Among other factors, it has been discovered that by atomizing the liquid binder to small droplets of solution, a much improved binder efficiency is realized. In essence, all of the binder is captured by the fiberglass fibers. This overcomes the problems of spraying the binder from outside of the veil and avoids creating emissions or the loss of binder, which eventually ends up in process or wash water, or air exhaust streams. Furthermore, by atomizing, the process is independent of the binder solution viscosity. This would allow for a more viscous polymer solution, i.e., less water. The subsequent impact of this is that there would be less water in the ovens when the binder is cured, which would render the overall process more efficient and faster. In a preferred embodiment, a rotary atomizer is used, which avoids the possibility of any nozzles or holes getting plugged.
In another embodiment, there is provided an apparatus for applying a liquid binder to the inside of a veil of primary fibers. The apparatus comprises means for heating material capable of being fiberized to a softening point in order to liquify same. The apparatus further comprises means for extruding the liquid material through openings by centrifical force to form primary fibers, and means for atomizing the liquid binder and hurling the atomized liquid binder particles or droplets radially outward, with the atomizing means being located beneath the extruding means.
The present invention provides a process for producing a fibrous body employing a binder, which process is more efficient and effective than heretofore has been known to the art. The process comprises the steps of heating material capable of being fiberized to a softening point in order to liquify same. The liquified material is then introduced into a means for extruding the liquid material, such as a spinnerete or spinning rotor. Such means generally has a sidewall containing openings therein whereby the liquid material is extruded through the openings by centrifical force to form primary fibers. The primary fibers are then attenuated to thereby create a moving column of primary fibers. A heat curable liquid binder is then atomized and introduced to the moving column of fibers from a point within the column. It has been found that the atomization of the liquid binder and its application in such a form from inside the column provides for an enhanced binder efficiency which allows all of the binder to be captured and used effectively. Generally, the fibers and binder are then collected in layers, and the layers are heated in order to remove water and cure the binder to thereby form the final product.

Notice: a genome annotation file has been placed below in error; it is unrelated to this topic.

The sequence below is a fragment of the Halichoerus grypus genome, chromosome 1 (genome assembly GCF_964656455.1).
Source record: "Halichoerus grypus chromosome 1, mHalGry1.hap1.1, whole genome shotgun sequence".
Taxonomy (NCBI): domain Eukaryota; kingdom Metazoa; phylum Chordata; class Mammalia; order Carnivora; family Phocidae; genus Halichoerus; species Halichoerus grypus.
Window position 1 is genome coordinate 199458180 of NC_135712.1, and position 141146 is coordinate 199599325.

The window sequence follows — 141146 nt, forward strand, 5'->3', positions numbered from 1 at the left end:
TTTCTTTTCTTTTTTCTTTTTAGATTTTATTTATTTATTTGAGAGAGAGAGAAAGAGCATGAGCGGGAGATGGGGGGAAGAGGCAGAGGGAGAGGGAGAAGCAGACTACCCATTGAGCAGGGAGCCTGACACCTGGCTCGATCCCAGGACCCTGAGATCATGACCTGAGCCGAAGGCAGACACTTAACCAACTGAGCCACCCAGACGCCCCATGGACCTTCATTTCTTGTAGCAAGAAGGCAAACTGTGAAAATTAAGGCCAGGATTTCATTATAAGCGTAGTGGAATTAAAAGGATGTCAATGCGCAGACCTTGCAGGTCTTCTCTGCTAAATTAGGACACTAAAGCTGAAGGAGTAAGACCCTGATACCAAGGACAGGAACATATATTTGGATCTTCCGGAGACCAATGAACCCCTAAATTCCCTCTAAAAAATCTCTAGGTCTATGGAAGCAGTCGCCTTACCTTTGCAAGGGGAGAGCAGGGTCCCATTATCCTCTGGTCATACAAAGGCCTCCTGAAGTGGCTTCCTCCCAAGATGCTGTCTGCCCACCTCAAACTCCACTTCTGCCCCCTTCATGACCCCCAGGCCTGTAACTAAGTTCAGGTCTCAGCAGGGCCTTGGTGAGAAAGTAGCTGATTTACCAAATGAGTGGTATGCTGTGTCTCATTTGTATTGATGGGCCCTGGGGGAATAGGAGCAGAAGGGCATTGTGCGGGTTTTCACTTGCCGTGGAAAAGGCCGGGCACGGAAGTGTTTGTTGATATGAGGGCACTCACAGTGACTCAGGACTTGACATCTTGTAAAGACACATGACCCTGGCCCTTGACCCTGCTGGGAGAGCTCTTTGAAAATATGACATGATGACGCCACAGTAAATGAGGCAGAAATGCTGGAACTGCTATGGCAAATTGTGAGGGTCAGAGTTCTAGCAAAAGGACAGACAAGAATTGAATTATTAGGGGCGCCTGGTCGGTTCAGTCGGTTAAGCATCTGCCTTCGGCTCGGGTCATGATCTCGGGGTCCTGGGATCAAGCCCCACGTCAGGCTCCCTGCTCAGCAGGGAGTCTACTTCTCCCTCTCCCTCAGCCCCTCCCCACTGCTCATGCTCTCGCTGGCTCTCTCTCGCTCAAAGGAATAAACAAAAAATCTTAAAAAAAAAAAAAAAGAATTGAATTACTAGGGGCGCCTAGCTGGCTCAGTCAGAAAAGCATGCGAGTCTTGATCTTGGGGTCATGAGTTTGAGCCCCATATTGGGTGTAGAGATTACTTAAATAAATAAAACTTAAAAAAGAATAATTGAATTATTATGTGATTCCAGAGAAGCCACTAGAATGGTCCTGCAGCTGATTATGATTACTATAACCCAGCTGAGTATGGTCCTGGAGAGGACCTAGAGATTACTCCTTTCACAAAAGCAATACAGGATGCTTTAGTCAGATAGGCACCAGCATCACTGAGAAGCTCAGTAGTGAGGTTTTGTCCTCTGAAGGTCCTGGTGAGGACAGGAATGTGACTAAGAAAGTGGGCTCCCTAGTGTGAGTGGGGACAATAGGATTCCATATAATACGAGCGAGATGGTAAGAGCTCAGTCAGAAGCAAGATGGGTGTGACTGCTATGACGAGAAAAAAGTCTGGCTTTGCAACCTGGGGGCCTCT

The process of the present invention has particular applicability to the preparation of fiberglass products, such as insulation, by the rotary process. The remaining description of the process of the present invention will be made in accordance with this particular and preferred application. The heating of glass to its softening point in order to liquify same and then introducing the molten glass into a spinning rotor having a sidewall containing openings therein in order to extrude the molten glass to form primary fiberglass fibers is well known. Also known is the attenuation of the primary fibers to create a moving column of fibers. The apparatus and processes are described, for example, in U.S. Pat. Nos. 4,058,386 and 5,326,241, which patents are hereby incorporated by reference in their entirety.
The advantages of the present invention are realized by applying a heat curable liquid binder to the moving fibers from a point within the column, and specifically, with the heat curable liquid binder being atomized and then applied as an atomized binder to the moving fibers from a point within the column. For it has been discovered that by atomizing the liquid binder, enhanced binder efficiency is achieved. By atomizing the liquid binder is meant the breaking up of the liquid into small droplets or particles of the solution. It is most preferred that the size of the droplets of solution is in the range of from about 25 to 150 microns, more preferably in the range of from 50 to 150 microns, and most preferably in the range of from 75 to 125 microns. The liquid binder solution can be atomized using any conventional atomizer, such as an air atomized nozzle, a hydraulic nozzle for atomization, or a coil atomizer, such as that available from Coil Manufacturing Ltd., of British Columbia, Canada. It is most preferred for the present invention, however, that a rotary atomizer is used.
One form of rotary atomizer is comprised of a disc that rotates at a high RPM onto which the binder solution is pumped. The solution is atomized once it hits the spinning disc causing the binder solution to form a small colony of formed binder droplets which are propelled outwardly thus impacting the glass fiber column. The rotary atomizer eliminates the need for multiple spray nozzles and avoids plugging or clogging.
Another form of rotary atomizer involves a system where drops of spray are expelled from the center of a rotating hub, into a screen at the perimeter of the atomizer, where the high speed impact pulverizes the drops into a uniform spectrum of droplets, which then impact the glass fiber column. Such a rotary atomization spraying system is commercially available, for example, under the trademark Proptec™, from Ledebuhr Industries, Inc., of Bath, Mich. In general, a rotary atomizer can be driven by an electric motor, a compressed air motor or hydraulic motor. The rotational speed can vary greatly and will ultimately determine or control the size of the atomized droplets. Rotational speeds of from 2500 to 12,000 RPM can generally be employed. The rotation can also be either in the same direction or counter direction to the glass forming spinner rotation.